Bengaluru: Indian business tycoon Anand Mahindra has revealed how he took a suggestion from a retired journalist seriously and is helping banana farmers.

Amid the 21-day lockdown in India due to the novel coronavirus (COVID-19) pandemic, the Mahindra Group chairman took to his Twitter account to share images of people eating food on banana plates in his factories.

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The reason behind using banana leaves was given by Mahindra and he was well appreciated by Twitterati. He said he had got a mail from a retired journalist to help struggling banana farmers and in order to help them he introduced banana plates in Mahindra factories.

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He tweeted, “A retired journalist, Padma Ramnath mailed me out of the blue & suggested that if our canteens used banana leaves as plates, it would help struggling banana farmers who were having trouble selling their produce. Our proactive factory teams acted instantly on the idea...Thank you! (sic).”

There were many comments on Twitter praising Mahindra. One of the Twitter users wrote, “An idea coupled with action makes it worthwhile. M&M never ceases fascinating, during these dreadful days what your company is doing, you guys are winning the heart of the Nation (sic).”

“Another of our Indian tradition that is still prevalent in South India ..Not only are you helping the farmers ,Sir ...but you are also helping those who are served food on banana leaf..It is very healthy (sic),” another user tweeted.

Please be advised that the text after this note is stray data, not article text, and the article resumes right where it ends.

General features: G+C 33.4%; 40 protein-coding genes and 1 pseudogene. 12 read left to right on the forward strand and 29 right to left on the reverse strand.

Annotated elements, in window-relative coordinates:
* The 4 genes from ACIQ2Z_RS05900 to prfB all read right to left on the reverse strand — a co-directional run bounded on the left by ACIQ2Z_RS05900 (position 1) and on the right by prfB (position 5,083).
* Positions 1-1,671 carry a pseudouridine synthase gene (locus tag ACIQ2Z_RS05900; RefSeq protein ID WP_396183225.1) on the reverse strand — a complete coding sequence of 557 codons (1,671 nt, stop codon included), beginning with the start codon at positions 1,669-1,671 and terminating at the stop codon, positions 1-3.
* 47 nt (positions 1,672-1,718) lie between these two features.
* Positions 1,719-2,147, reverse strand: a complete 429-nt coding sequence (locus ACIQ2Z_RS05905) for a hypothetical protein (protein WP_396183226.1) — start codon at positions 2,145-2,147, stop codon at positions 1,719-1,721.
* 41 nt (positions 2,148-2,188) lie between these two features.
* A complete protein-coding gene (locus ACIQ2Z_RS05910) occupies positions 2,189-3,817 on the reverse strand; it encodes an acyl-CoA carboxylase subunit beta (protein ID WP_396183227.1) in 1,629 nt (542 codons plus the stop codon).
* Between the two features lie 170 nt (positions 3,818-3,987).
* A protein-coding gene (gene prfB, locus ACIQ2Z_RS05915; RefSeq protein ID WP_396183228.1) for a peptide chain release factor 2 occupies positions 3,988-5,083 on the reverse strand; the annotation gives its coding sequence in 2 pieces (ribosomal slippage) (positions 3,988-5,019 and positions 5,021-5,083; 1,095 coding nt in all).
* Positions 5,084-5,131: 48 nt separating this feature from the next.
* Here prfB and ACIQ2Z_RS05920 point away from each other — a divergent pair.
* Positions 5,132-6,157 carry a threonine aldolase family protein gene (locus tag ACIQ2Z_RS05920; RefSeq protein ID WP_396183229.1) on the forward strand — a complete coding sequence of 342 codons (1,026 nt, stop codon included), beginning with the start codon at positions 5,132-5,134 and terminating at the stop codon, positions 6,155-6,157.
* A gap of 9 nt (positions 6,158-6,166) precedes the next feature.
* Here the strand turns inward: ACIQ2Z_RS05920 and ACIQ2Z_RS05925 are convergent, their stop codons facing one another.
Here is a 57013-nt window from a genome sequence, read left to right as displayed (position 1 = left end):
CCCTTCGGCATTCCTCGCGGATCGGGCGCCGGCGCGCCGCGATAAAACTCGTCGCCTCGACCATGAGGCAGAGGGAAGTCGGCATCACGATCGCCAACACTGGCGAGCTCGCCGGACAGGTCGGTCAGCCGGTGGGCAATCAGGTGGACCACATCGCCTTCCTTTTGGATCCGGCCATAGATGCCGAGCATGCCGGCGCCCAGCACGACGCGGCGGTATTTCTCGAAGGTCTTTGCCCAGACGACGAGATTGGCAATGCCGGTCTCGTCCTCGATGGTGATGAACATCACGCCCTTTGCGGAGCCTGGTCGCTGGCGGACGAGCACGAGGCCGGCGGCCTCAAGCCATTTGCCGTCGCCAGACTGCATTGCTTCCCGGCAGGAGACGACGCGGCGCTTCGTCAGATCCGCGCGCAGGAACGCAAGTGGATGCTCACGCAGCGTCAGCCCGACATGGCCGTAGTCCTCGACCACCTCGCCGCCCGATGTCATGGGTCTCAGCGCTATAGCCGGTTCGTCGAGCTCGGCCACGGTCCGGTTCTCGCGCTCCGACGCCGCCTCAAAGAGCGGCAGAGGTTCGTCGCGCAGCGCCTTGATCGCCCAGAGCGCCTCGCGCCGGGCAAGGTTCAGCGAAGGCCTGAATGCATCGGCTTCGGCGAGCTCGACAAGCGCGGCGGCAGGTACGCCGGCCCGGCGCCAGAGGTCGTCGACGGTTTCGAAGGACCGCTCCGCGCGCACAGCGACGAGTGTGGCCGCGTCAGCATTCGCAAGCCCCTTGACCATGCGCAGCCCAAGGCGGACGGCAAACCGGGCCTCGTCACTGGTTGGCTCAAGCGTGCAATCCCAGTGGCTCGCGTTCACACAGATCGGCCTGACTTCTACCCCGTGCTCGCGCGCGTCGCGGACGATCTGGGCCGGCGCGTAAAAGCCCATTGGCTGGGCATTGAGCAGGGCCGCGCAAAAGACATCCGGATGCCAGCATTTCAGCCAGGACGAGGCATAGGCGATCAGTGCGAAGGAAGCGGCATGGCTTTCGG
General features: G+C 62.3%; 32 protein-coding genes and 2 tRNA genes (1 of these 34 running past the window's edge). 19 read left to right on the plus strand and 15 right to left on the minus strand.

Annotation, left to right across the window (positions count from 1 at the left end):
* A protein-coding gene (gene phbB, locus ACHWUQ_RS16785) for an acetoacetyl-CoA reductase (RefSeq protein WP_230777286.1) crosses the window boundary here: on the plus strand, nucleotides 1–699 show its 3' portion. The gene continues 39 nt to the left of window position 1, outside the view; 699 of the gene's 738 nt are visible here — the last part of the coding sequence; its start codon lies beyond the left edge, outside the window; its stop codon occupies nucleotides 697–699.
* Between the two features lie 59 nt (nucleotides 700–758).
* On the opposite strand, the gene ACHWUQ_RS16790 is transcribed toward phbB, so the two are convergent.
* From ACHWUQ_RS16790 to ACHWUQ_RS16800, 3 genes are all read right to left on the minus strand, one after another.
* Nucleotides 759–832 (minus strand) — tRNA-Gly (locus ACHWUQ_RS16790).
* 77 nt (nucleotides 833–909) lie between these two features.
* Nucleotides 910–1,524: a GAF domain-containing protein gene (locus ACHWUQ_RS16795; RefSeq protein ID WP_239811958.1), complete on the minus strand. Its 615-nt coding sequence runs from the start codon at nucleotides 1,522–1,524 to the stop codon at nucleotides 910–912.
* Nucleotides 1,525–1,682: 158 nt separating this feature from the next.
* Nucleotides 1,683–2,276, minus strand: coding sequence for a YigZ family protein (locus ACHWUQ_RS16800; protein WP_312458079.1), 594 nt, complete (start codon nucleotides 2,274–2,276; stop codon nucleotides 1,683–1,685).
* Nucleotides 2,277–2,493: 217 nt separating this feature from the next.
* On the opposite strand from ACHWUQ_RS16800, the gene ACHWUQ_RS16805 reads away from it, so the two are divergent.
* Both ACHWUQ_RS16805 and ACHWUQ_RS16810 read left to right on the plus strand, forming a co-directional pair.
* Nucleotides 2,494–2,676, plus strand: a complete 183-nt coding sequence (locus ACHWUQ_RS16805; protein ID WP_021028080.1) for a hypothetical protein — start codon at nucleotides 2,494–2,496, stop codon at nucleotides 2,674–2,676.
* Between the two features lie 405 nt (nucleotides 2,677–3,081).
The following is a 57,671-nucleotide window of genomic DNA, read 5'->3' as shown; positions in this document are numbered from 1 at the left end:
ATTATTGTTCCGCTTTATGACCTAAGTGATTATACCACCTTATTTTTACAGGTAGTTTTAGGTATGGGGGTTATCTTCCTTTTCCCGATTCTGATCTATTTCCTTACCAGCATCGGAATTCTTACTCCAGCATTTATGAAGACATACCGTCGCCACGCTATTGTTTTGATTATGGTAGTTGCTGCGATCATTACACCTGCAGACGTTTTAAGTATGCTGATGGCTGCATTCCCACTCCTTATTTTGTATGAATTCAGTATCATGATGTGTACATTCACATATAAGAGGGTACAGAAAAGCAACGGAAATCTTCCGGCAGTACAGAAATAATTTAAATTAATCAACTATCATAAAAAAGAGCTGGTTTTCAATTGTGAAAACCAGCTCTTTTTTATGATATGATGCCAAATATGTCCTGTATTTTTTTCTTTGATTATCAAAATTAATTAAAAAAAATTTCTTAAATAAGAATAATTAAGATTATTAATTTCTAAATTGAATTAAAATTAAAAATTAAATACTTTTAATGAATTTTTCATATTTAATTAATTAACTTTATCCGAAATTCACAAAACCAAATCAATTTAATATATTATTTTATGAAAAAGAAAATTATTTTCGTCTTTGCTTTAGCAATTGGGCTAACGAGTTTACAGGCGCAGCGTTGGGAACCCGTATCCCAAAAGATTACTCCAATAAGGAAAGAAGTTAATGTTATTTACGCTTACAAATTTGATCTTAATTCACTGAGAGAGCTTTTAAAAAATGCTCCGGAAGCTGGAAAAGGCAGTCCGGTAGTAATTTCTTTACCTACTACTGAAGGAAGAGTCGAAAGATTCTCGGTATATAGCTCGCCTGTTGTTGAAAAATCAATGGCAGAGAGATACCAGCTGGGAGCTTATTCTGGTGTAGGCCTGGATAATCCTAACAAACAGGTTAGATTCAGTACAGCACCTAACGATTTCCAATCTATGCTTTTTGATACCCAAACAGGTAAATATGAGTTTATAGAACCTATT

One of the Twitter users suggested how used banana leaves could be converted into manure. “A very good initiative.After use they can be converted into good organic manure also.All other modes of plates cause hazards. Steel/plastic/glass plates get contaminated &cause health hazards if not washed well.Plantain leaves are the best & that is why our forefathers used them (sic).”

Last month, Mahindra had said he was contributing 100% of his salary to combat the coronavirus. He had tweeted, "I will contribute 100 per cent of my salary to it and will add more over the next few months. I urge all our various businesses to also set aside contributions for those who are the hardest hit in their ecosystem".